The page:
The pandemic has inspired companies to re-examine long-held ideas about employee engagement and financial security. Kevin Boyles, vice president of workplace savings solutions at Millennium Trust Co., says the Millennial generation is also having a big impact on how employers are responding to the present moment.
PLANADVISER: How have you seen employers respond to the challenges presented by the coronavirus pandemic?
Boyles: There has been significant innovation in some sectors. Some employers have introduced new employee benefits that meet evolving needs. For example, the Washington Post has reported how Microsoft, Bank of America and Accenture recently introduced educational benefits for employees with school-age children, meant to help parents manage the demands of work and virtual school.
Other companies are demonstrating that they understand and value employees by adding emergency savings accounts, health savings accounts (HSAs) and employee hardship funds. So far, plan advisers have been on the front lines of this benefits revolution. While some newly minted benefits may be available temporarily, others are likely to become permanent additions because they meet the needs of Millennials (and Generation Z). Soon this demographic [Millennials], ages 24 to 41 in 2020, will compose the largest segment of the American workforce.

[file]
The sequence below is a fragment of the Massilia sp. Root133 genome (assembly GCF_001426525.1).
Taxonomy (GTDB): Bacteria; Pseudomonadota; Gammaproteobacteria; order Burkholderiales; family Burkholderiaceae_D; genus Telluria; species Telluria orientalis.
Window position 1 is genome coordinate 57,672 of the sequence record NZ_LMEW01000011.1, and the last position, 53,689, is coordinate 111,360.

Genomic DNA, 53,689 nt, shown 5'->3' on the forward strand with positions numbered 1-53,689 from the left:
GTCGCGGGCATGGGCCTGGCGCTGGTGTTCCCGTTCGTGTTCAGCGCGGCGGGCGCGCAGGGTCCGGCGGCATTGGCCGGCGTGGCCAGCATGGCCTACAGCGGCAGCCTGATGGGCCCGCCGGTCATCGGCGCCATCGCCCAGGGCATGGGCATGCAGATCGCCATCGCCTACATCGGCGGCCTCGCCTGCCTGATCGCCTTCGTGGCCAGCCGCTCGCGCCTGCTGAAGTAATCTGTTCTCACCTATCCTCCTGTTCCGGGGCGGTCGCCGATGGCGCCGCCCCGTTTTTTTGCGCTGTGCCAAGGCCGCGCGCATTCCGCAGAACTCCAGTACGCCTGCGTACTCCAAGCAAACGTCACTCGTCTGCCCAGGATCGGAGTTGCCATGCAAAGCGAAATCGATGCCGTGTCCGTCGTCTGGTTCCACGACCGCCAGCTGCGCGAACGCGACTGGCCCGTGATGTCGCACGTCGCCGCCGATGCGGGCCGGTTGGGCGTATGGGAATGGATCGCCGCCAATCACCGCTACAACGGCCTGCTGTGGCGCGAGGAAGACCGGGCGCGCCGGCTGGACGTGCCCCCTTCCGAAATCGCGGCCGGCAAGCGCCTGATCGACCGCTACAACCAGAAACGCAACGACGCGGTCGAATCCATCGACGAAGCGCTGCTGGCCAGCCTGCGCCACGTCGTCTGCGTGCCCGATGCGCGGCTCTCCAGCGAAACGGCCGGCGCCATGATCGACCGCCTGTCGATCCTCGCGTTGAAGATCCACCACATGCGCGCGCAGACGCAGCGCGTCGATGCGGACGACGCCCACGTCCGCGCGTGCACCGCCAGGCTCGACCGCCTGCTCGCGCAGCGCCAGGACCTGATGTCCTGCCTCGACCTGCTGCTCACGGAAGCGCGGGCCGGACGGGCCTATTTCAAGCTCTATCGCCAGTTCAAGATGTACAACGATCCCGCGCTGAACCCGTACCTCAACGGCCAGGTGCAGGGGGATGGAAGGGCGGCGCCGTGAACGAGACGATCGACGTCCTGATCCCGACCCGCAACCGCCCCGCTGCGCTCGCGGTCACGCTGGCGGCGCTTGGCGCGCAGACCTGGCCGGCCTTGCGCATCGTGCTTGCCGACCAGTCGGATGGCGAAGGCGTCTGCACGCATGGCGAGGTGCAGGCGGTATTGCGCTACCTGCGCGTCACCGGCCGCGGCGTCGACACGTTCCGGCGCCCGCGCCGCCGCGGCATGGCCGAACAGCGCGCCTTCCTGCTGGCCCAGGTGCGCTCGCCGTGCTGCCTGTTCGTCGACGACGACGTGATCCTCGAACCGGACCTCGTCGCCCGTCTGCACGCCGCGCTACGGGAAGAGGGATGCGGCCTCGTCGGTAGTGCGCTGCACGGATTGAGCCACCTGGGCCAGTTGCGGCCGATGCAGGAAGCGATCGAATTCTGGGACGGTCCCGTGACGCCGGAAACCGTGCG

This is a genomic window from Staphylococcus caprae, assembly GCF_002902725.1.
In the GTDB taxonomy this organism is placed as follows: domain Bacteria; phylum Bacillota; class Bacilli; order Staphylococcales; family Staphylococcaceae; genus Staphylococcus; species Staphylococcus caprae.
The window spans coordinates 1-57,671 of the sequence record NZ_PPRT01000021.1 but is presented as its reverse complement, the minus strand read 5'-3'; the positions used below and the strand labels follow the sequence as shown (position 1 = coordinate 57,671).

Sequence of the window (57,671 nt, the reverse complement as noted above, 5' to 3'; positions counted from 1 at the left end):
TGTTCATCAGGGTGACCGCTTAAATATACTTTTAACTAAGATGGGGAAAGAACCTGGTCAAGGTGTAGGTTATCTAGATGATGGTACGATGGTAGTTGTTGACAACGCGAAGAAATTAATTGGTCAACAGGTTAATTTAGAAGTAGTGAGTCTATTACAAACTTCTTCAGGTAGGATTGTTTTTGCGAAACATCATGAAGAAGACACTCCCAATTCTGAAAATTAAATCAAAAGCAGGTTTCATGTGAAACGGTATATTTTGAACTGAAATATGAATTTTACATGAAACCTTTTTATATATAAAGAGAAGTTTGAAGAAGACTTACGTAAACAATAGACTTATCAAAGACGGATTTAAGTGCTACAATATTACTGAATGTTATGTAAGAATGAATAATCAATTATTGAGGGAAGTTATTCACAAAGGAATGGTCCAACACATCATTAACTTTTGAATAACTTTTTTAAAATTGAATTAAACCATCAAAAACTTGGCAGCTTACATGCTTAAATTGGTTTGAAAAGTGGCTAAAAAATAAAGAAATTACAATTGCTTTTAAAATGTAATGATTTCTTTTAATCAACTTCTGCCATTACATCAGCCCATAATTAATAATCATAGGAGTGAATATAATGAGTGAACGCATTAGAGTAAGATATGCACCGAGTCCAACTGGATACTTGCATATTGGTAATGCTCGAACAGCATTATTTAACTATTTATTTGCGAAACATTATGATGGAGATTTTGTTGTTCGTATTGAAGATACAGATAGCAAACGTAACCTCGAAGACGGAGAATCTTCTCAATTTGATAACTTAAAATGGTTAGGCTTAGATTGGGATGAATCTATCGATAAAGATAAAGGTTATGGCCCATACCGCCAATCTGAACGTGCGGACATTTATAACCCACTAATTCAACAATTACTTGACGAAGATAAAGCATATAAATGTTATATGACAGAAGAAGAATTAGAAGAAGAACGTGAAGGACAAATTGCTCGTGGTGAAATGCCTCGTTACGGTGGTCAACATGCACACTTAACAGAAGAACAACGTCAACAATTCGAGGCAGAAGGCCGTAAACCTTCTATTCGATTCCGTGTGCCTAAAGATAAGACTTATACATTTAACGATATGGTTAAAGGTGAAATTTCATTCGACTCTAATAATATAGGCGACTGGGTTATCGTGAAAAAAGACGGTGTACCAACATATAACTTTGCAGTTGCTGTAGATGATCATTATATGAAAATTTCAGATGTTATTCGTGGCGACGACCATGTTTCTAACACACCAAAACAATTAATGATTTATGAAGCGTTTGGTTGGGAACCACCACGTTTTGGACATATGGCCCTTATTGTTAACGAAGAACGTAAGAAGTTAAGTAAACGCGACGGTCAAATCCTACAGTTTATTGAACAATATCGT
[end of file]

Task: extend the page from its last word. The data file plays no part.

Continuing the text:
PA: What are the longer-term implications of this fact about Millennials for employers and advisers?
Boyles: As has been widely documented, Millennials tend to do things differently than older generations. They prefer flexible work options. In the 2020 “Deloitte Global Millennial Survey,” it is reported that seven in 10 Millennial employees say they would like to have the option to work remotely after the coronavirus crisis ends. In addition, surveys from the likes of Upwork and the Freelancers Union show many Millennials prefer to engage in freelance and gig work rather than full-time employment.
The challenge for employers is figuring out how to engage employees, sustain productivity and build loyalty with a young and, sometimes, distributed workforce. The task may force employers to rethink the types of benefits offered and who should receive them. Recent surveys sponsored by Uber and Lyft found that the majority of participants would prefer to work as independent contractors while having access to benefits that are normally available only to employees.